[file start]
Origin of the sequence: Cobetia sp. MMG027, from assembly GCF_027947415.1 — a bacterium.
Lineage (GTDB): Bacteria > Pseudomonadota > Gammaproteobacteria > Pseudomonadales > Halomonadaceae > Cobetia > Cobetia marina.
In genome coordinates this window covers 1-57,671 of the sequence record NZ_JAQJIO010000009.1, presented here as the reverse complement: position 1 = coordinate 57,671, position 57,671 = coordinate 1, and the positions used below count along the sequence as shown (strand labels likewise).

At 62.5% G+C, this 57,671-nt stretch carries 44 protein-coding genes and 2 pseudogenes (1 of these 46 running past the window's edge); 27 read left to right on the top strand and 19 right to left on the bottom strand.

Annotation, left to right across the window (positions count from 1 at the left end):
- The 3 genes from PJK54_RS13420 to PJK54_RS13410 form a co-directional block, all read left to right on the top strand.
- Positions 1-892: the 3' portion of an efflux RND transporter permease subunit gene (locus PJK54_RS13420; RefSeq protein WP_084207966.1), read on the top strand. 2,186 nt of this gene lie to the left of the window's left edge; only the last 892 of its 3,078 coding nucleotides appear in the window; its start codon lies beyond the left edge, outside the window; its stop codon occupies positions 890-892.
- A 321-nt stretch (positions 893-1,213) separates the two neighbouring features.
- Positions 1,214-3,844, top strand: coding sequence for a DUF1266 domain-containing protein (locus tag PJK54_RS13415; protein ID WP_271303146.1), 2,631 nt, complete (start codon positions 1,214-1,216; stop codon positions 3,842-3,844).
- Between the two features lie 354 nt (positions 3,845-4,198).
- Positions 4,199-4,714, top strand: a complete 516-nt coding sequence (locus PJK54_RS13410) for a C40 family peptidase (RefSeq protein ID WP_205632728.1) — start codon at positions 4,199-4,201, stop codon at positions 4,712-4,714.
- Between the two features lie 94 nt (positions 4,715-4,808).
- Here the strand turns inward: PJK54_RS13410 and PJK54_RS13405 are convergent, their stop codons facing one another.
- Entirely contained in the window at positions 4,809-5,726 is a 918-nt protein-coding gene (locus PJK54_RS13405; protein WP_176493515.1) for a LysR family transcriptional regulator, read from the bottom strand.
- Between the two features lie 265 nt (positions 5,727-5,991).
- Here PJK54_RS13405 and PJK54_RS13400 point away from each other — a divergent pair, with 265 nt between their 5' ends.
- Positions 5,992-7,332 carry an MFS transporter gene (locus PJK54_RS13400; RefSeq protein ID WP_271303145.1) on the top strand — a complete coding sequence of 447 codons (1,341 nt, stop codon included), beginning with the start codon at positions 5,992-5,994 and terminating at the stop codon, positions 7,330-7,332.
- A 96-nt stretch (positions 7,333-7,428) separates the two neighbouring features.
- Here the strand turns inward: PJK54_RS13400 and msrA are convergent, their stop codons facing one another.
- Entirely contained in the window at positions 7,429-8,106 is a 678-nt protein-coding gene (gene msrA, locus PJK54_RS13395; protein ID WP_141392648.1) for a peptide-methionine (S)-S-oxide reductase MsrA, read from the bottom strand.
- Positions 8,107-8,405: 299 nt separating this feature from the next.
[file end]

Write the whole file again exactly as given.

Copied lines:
Origin of the sequence: Cobetia sp. MMG027, from assembly GCF_027947415.1 — a bacterium.
Lineage (GTDB): Bacteria > Pseudomonadota > Gammaproteobacteria > Pseudomonadales > Halomonadaceae > Cobetia > Cobetia marina.
In genome coordinates this window covers 1-57,671 of the sequence record NZ_JAQJIO010000009.1, presented here as the reverse complement: position 1 = coordinate 57,671, position 57,671 = coordinate 1, and the positions used below count along the sequence as shown (strand labels likewise).

At 62.5% G+C, this 57,671-nt stretch carries 44 protein-coding genes and 2 pseudogenes (1 of these 46 running past the window's edge); 27 read left to right on the top strand and 19 right to left on the bottom strand.

Annotation, left to right across the window (positions count from 1 at the left end):
- The 3 genes from PJK54_RS13420 to PJK54_RS13410 form a co-directional block, all read left to right on the top strand.
- Positions 1-892: the 3' portion of an efflux RND transporter permease subunit gene (locus PJK54_RS13420; RefSeq protein WP_084207966.1), read on the top strand. 2,186 nt of this gene lie to the left of the window's left edge; only the last 892 of its 3,078 coding nucleotides appear in the window; its start codon lies beyond the left edge, outside the window; its stop codon occupies positions 890-892.
- A 321-nt stretch (positions 893-1,213) separates the two neighbouring features.
- Positions 1,214-3,844, top strand: coding sequence for a DUF1266 domain-containing protein (locus tag PJK54_RS13415; protein ID WP_271303146.1), 2,631 nt, complete (start codon positions 1,214-1,216; stop codon positions 3,842-3,844).
- Between the two features lie 354 nt (positions 3,845-4,198).
- Positions 4,199-4,714, top strand: a complete 516-nt coding sequence (locus PJK54_RS13410) for a C40 family peptidase (RefSeq protein ID WP_205632728.1) — start codon at positions 4,199-4,201, stop codon at positions 4,712-4,714.
- Between the two features lie 94 nt (positions 4,715-4,808).
- Here the strand turns inward: PJK54_RS13410 and PJK54_RS13405 are convergent, their stop codons facing one another.
- Entirely contained in the window at positions 4,809-5,726 is a 918-nt protein-coding gene (locus PJK54_RS13405; protein WP_176493515.1) for a LysR family transcriptional regulator, read from the bottom strand.
- Between the two features lie 265 nt (positions 5,727-5,991).
- Here PJK54_RS13405 and PJK54_RS13400 point away from each other — a divergent pair, with 265 nt between their 5' ends.
- Positions 5,992-7,332 carry an MFS transporter gene (locus PJK54_RS13400; RefSeq protein ID WP_271303145.1) on the top strand — a complete coding sequence of 447 codons (1,341 nt, stop codon included), beginning with the start codon at positions 5,992-5,994 and terminating at the stop codon, positions 7,330-7,332.
- A 96-nt stretch (positions 7,333-7,428) separates the two neighbouring features.
- Here the strand turns inward: PJK54_RS13400 and msrA are convergent, their stop codons facing one another.
- Entirely contained in the window at positions 7,429-8,106 is a 678-nt protein-coding gene (gene msrA, locus PJK54_RS13395; protein ID WP_141392648.1) for a peptide-methionine (S)-S-oxide reductase MsrA, read from the bottom strand.
- Positions 8,107-8,405: 299 nt separating this feature from the next.